Hon. Richard L. Taczkowski
Town of North Collins
P.O. Box 306
North Collins, NY 14111
The staff of the Committee on Open Government is authorized to issue advisory opinions. The ensuing staff advisory opinion is based solely upon the information presented in your correspondence.
Dear Mr. Taczkowski:
I have received your letter of March 18. You wrote that in your former role as a village trustee and your current capacity as a member of the North Collins Town Board, you have found that "questions regarding the degree of information an enforcement (i.e. code, dog, police, bingo) officer can provide a public body about civil or criminal enforcement activities has always been a source of governmental tension." Consequently, you asked that I address "what types of information regarding such enforcement/investigative activities must/may be presented in an open meeting and what information reportage more properly falls under the exceptions provided in the Open Meetings Law."
In this regard, I offer the following comments.
First, the extent to which the kinds enforcement activities are considered by municipal bodies at meetings varies from one entity of government to the next. Some may be heavily involved in the functions of a police department or dog control officer, for example; others may not. Similarly, in large municipalities with large staffs, it is unlikely that the governing bodies of those municipalities discuss in detail specific enforcement or investigative efforts; in smaller municipalities, there may be more direct control or interest by the governing body. In short, the areas of concern that you described may be discussed frequently or at length by some public bodies, but minimally by others. Further, the Open Meetings Law does not address what should or must be discussed by a public body. Rather, it imposes a requirement that discussions of public business be conducted in public, unless in appropriate circumstances it chooses to enter into executive session.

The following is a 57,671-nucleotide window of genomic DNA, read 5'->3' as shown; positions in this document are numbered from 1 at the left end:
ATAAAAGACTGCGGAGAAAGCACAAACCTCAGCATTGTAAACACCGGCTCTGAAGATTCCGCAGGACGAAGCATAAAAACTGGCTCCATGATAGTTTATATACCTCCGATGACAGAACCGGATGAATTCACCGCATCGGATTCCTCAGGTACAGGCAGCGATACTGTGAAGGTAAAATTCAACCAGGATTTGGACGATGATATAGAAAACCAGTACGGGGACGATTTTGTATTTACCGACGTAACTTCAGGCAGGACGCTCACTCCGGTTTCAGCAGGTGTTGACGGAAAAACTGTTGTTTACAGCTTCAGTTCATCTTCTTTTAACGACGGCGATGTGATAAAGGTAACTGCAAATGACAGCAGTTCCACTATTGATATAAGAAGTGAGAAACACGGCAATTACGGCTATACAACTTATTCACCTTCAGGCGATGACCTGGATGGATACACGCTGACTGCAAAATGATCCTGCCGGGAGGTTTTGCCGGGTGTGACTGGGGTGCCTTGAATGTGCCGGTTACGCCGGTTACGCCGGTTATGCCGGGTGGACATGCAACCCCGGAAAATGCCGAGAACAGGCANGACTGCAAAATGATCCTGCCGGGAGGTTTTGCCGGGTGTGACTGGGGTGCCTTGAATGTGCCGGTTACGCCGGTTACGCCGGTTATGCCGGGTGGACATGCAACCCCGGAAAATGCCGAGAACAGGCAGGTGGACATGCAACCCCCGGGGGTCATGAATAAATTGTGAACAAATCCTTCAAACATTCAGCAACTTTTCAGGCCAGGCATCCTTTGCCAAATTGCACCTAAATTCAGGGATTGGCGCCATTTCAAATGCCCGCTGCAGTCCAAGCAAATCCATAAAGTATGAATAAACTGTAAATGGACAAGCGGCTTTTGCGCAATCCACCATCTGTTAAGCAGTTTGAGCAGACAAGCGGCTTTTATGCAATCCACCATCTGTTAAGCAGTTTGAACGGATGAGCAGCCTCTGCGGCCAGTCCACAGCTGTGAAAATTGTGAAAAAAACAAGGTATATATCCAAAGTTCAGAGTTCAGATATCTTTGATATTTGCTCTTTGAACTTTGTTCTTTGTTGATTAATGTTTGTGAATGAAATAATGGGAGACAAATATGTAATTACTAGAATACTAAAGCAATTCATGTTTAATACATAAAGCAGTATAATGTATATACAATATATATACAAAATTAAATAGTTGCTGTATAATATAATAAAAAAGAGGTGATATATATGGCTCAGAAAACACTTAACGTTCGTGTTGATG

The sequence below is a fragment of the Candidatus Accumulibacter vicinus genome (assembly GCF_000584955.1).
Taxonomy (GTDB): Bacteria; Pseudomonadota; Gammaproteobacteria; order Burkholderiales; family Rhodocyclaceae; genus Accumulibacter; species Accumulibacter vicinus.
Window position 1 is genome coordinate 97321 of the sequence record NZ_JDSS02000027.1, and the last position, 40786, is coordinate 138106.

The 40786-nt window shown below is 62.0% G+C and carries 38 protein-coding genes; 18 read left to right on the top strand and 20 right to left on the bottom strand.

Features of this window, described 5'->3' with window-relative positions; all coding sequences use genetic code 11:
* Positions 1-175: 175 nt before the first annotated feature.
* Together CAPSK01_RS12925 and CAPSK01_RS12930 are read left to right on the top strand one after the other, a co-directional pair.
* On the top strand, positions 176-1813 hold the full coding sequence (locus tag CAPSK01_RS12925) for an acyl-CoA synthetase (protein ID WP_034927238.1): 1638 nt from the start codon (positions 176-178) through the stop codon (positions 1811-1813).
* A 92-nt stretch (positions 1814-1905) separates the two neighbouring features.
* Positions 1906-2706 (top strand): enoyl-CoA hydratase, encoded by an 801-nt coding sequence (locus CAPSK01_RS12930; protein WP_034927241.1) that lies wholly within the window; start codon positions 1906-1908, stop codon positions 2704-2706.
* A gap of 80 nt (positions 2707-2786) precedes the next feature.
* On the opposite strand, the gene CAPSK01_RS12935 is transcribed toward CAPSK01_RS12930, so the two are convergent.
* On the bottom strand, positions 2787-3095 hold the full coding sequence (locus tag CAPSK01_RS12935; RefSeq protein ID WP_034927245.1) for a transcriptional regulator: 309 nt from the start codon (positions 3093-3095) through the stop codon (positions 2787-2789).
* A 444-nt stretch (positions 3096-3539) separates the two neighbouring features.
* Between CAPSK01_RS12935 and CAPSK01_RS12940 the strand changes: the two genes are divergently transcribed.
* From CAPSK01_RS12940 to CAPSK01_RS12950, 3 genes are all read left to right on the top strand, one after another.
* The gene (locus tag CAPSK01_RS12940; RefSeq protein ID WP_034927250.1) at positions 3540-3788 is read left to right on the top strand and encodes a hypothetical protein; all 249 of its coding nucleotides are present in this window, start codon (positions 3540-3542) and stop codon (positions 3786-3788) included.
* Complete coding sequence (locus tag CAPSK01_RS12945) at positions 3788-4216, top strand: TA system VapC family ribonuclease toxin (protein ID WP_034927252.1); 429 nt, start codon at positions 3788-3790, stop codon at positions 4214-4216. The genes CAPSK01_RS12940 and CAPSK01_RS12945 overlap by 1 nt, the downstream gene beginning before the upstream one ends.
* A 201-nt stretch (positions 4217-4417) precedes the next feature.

Second, the Open Meetings Law is permissive. Stated differently, even though a public body may have the authority to enter into an executive session, it is not required to conduct an executive session. Moreover, as you are aware, a procedure must be accomplished during an open meeting before a public body may enter into an executive session. Specifically, §105(1) states in relevant part that:
"Upon a majority vote of its total membership, taken in an open meeting pursuant to a motion identifying the general area or areas of the subject or subjects to be considered, a public body may conduct an executive session for the below enumerated purposes only..."
Based upon the language quoted above, an executive session may be held only after a motion is made and carried by a majority of the total membership. Additionally, paragraphs (a) through (h) specify and limit the subjects that may properly be considered during an executive session. Therefore, a public body cannot conduct an executive session to discuss the subject of its choice.